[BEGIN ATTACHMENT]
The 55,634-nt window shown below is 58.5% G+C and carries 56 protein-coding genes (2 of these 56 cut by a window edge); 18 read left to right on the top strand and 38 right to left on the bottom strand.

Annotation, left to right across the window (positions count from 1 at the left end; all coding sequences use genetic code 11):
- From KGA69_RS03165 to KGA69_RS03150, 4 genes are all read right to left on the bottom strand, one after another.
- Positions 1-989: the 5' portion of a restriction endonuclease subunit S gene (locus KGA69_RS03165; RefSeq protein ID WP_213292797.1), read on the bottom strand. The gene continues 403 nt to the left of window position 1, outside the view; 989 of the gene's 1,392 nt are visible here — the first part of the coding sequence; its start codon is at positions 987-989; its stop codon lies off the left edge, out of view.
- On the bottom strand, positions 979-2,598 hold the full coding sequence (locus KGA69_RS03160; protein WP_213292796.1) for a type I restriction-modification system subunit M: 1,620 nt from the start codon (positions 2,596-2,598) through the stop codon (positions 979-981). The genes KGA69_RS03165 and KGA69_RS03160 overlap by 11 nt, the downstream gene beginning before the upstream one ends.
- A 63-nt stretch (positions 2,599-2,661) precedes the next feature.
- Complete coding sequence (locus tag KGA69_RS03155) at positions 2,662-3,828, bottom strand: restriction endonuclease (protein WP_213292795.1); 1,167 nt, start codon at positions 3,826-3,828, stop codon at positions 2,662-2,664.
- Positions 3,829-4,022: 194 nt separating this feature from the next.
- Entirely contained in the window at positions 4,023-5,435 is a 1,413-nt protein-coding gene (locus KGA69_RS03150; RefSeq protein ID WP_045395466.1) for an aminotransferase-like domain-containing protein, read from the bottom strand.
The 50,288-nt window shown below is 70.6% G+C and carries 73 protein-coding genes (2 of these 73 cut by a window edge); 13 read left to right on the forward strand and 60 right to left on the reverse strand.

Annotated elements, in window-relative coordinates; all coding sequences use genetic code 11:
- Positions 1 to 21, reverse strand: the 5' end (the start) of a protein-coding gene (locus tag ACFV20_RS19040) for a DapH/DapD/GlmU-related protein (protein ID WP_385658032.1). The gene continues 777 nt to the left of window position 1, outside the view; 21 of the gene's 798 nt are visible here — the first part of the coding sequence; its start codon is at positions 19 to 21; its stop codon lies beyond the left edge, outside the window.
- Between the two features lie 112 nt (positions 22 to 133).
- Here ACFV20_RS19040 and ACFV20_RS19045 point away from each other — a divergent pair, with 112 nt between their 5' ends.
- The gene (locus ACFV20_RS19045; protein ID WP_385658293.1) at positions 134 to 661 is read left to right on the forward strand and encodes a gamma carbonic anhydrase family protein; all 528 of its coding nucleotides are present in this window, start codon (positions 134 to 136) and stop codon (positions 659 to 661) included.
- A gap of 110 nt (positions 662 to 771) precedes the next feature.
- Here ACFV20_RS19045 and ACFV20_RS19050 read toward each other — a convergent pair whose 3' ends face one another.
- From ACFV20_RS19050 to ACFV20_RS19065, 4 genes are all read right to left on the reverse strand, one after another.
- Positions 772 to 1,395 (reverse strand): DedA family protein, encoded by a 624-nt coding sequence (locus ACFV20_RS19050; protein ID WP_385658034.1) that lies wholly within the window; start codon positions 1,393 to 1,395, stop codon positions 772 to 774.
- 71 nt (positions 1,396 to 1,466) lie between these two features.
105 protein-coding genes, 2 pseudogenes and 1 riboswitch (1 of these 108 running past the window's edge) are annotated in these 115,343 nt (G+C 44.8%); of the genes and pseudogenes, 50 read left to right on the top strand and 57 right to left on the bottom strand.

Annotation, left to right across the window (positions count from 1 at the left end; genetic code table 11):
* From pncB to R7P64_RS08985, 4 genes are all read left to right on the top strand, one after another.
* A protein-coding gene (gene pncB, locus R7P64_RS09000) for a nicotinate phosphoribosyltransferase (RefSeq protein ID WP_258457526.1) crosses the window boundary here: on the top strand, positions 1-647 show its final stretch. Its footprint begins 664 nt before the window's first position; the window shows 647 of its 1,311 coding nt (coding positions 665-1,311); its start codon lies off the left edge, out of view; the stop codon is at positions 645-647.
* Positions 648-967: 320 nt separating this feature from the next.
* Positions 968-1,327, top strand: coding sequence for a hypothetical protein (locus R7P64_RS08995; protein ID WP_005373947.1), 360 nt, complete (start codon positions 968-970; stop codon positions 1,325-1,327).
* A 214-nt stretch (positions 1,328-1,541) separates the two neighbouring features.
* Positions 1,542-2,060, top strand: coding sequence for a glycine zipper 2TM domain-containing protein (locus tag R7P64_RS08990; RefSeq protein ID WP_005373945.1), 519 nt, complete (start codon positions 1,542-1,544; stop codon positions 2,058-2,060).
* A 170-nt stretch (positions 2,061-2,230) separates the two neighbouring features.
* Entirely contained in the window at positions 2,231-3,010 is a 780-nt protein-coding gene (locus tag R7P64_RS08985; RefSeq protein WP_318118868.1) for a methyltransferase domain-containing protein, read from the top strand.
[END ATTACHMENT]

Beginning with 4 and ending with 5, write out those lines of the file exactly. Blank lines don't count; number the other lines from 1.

- Positions 1-989: the 5' portion of a restriction endonuclease subunit S gene (locus KGA69_RS03165; RefSeq protein ID WP_213292797.1), read on the bottom strand. The gene continues 403 nt to the left of window position 1, outside the view; 989 of the gene's 1,392 nt are visible here — the first part of the coding sequence; its start codon is at positions 987-989; its stop codon lies off the left edge, out of view.
- On the bottom strand, positions 979-2,598 hold the full coding sequence (locus KGA69_RS03160; protein WP_213292796.1) for a type I restriction-modification system subunit M: 1,620 nt from the start codon (positions 2,596-2,598) through the stop codon (positions 979-981). The genes KGA69_RS03165 and KGA69_RS03160 overlap by 11 nt, the downstream gene beginning before the upstream one ends.